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Landslides

, Volume 14, Issue 5, pp 1633–1653 | Cite as

Massive rock slope failure in Central Switzerland: history, geologic–geomorphological predisposition, types and triggers, and resulting risks

  • Beat Keller
Original Paper

Abstract

The basis of this article about landslides from massive rock slope failures (MRSFs) in the northern part of the Lake Lucerne area in Central Switzerland is a newly collected inventory of 25 mass-transport deposits (MTDs) within an area of 251 km2. Clearly dependent on the geologic–geomorphic predisposition, the pertaining processes are to be classified either as rock irregular slides originating from steep rock cliffs or as rock planar slides moving along dip slopes. All the investigated large-scale MTDs with spatial extents from 0.1 up to 14.6 km2 demonstrate excessive runout distances, especially the deposits associated with rock planar slides. Many of the MRSF are composite, by rock fragmentation into rock avalanches. Some of the mass transport processes involve cascades of events, including debris slides and debris flows. One MRSF was triggered by an earthquake and is thus considered a spontaneous event, whereas another two might be related to a cluster of strong seismic activity. The remaining MTDs cannot be assigned to identifiable triggers, except the Goldau rock slide in the aftermath of a period of heavy rainfall. The MTD inventory of the investigation area is assumed to be incomplete and suggests a low probability of large to very large events; it indicates high hazard ratings, should an event occur. A biasing towards larger and younger events is demonstrated. The M–F plot derived from the inventory, with magnitudes expressed as affected areas, shows two separate populations, distinguished by the occurrence (or absence) of rock avalanches. Using a statistical approach, the hazard associated with MRSF within the study area was rated as high. The societal risks emerging from the examined MRSF would nowadays be classified as unacceptable, especially if the massive spatial impact of rock avalanches is considered.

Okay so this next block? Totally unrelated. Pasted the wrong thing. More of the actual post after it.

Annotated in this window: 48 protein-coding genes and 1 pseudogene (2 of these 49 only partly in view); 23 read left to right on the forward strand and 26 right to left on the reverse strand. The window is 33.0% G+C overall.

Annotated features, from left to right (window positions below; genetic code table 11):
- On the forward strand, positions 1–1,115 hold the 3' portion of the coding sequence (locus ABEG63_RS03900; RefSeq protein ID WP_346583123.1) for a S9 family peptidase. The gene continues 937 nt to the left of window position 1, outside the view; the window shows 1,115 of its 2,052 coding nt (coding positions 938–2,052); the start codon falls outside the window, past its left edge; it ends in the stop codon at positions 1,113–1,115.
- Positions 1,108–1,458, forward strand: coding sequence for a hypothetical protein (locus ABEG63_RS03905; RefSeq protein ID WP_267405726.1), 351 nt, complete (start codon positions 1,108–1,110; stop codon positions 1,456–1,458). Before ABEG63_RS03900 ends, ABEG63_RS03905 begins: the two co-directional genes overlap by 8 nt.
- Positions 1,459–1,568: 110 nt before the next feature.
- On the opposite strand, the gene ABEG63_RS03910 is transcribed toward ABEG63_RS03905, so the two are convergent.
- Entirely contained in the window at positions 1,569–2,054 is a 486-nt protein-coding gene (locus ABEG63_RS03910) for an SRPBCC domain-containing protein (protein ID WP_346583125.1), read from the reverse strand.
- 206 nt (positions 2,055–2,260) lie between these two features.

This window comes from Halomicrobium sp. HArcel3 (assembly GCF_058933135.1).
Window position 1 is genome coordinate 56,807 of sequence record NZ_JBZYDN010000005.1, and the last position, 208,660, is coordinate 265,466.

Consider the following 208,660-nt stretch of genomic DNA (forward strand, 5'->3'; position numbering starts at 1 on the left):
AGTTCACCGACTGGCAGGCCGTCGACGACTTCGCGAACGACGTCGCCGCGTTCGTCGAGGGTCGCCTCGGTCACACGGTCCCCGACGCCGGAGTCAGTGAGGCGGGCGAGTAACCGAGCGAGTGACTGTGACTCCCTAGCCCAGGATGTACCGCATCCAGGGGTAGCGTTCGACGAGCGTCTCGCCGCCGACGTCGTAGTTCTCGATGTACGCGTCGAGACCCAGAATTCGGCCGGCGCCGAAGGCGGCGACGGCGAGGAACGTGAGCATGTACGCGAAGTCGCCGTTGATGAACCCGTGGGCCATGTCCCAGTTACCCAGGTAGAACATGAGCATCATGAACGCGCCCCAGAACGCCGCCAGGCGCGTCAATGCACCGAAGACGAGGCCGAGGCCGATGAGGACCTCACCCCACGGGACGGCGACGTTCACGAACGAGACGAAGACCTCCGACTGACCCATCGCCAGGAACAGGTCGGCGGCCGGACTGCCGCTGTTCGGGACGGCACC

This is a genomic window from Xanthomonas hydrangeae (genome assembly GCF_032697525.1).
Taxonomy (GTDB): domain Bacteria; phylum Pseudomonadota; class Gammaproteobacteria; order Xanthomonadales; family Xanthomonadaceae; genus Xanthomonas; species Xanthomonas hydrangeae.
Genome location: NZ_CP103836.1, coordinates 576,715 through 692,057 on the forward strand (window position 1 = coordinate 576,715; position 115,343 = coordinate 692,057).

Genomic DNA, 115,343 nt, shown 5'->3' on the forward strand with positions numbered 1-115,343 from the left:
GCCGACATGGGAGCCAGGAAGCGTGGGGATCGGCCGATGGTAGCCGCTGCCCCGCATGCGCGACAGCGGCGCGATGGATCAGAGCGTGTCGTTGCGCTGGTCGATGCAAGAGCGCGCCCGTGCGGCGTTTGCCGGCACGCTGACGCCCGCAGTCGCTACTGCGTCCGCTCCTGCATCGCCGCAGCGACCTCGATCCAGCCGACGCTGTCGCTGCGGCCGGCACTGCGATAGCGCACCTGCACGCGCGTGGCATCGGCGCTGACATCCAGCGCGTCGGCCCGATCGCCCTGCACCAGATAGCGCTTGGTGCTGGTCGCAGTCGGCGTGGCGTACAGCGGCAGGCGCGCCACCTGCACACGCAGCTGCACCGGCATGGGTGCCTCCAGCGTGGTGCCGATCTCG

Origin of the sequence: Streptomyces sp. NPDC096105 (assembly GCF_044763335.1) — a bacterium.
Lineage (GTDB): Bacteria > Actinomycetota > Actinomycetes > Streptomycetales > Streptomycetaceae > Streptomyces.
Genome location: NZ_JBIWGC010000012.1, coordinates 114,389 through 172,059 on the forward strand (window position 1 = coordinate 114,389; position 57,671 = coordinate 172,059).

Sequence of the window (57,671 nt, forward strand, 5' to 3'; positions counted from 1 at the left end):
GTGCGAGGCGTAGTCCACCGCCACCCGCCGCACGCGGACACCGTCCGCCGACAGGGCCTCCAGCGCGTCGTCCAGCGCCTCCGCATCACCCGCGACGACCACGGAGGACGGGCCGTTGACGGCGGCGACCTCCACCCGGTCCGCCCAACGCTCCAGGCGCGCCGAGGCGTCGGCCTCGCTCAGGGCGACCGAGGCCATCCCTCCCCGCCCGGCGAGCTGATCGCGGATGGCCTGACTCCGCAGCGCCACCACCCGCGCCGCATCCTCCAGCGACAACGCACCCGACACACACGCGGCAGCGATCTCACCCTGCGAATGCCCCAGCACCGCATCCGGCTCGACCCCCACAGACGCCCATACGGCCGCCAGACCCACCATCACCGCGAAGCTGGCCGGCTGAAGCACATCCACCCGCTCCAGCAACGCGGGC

Keywords

Landslide hazards and risk analysis Massive rock slope failure Rock planar slides Rock irregular slides MTD 

Notes

Acknowledgments

The author gratefully acknowledges comments and review of the manuscript by Simon Gautschi from Westrek Geotechnical Services Ltd. (Kamloops, British Columbia/Canada) and by Marco Billia and Ivo Schwenk from Keller + Lorenz AG (Luzern). This also includes Michael Hilbe and Flavio Anselmetti (University of Berne) for the DTM data for the Chrüztrichter basin of Lake Lucerne. I also thank the anonymous reviewers for their comments and constructive inputs on earlier draft of this paper.

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Copyright information

© Springer-Verlag Berlin Heidelberg 2017

Authors and Affiliations

  1. 1.Keller + Lorenz AGLuzernSwitzerland

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